I’m sure most football fans who have a Facebook account would’ve come across the video circulating on the internet of fans confronting Selangor players during their training session last week. I must admit when I first saw it, a part of me was applauding the move. The fan who did most of the talking, previously appeared on the final episode of [email protected] – a football chat show on Astro SuperSport.
On the show, he wore a t-shirt that had the words ‘Presiden FAM Sila Letak Jawatan’. After that episode was broadcasted, the station received a warning from FAM, and was asked to explain why he was allowed to wear that on TV – and demanded for a public apology. That was history – thought it’d be nice to give you some background. Back to the video — most football fans I spoke to were happy to see that video – for several reasons:
1. They feel that it is healthy to have open dialogue between the fans and footballers and the team, regularly.
2. They feel that it is about time that local football teams be accountable for their performance, to the fans.
3. They feel that players in the local league have it too easy – almost treated like royalty despite their ‘average’ standards.
But most of all – football fans felt empowered. It felt like they were finally given a voice. Let’s face it, how many of us would have the guts to do that? Or rather, not many would go that far to fight for the team they support. Not many.
Personally, I admire how the Ultras support their teams. Singing and chanting in the stadium for the full 90 minutes, sometimes longer. But also fans in general – because I believe that footballers would not be public figures if not for the fans. It’s true. The reason why footballers earn so much is directly related to their fan base. The reason why big corporations would invest millions into endorsing a footballer is directly related to their fan base. The reason why TV networks splash out millions to bid for broadcast rights of a given league is directly related to its fan base. Scenario — if Old Trafford was empty every weekend from August to May, would Manchester United be able to pay Wayne Rooney’s salary? No. If every stadium hosting a Malaysian Super League match was empty, every single footballer playing in it would be out of a job. The very fact that a footballer dismisses this idea shows a lack of respect to the fans. They know that this will not happen, and take it for granted. It’s a power struggle – who carries more weight, who is more powerful? Footballers or the fans? The answer: the game.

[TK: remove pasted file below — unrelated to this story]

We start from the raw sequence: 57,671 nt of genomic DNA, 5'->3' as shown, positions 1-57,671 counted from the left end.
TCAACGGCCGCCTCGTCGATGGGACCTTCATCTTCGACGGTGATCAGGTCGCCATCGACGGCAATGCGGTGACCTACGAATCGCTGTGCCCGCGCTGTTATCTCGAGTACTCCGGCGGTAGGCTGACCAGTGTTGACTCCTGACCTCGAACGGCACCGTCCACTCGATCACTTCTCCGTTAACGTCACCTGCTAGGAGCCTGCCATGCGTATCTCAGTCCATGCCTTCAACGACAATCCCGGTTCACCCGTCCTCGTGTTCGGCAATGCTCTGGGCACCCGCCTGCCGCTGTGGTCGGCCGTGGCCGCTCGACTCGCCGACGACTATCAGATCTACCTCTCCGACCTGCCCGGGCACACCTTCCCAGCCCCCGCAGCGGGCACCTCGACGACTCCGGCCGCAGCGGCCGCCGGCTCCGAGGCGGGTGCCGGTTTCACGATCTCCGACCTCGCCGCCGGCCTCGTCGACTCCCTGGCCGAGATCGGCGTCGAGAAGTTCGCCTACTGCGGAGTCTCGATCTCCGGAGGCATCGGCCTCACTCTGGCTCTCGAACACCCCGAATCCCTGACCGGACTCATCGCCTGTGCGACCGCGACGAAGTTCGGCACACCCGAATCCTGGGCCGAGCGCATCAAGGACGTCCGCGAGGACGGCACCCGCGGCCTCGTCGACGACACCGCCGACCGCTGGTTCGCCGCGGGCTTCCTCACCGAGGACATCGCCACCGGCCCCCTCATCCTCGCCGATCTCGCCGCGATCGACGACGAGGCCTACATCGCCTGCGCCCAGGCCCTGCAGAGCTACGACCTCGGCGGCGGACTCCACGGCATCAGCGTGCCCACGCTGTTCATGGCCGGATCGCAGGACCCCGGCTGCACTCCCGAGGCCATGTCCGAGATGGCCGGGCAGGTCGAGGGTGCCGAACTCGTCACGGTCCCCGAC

When we brought 2-time Balon d’or winner Kevin Keegan to Malaysia for some TV work, he said something that will stay with me forever. He mentioned how modern footballers do not have a relationship with fans any longer. They don’t bother to sign autographs or take photos with fans – even if they do, it’s because it is part of their contractual obligation. There is no sense of genuine gratitude. Yes, of course there are exceptions. Yes, I acknowledge that security is an issue. It was an issue back then too. No different. And Keegan was a living example – he took the time to speak to every single fan, sign their merchandise, take a photo, share a joke – with those who turned up for an open recording of one of our TV programs. It was late at night, an hour past his scheduled working hour.
This is why I believe fans deserve the right to demand nothing but the best from the team they support. These fans would do anything to show their support, rush off from work, brave the traffic, the weather – everything. Just to be at the stadium to cheer their team on. They don’t have to. They can go home, watch the match on TV, in the comfort of their homes (or even record the match, and watch it when they’re free), but they choose to scream in the stadium.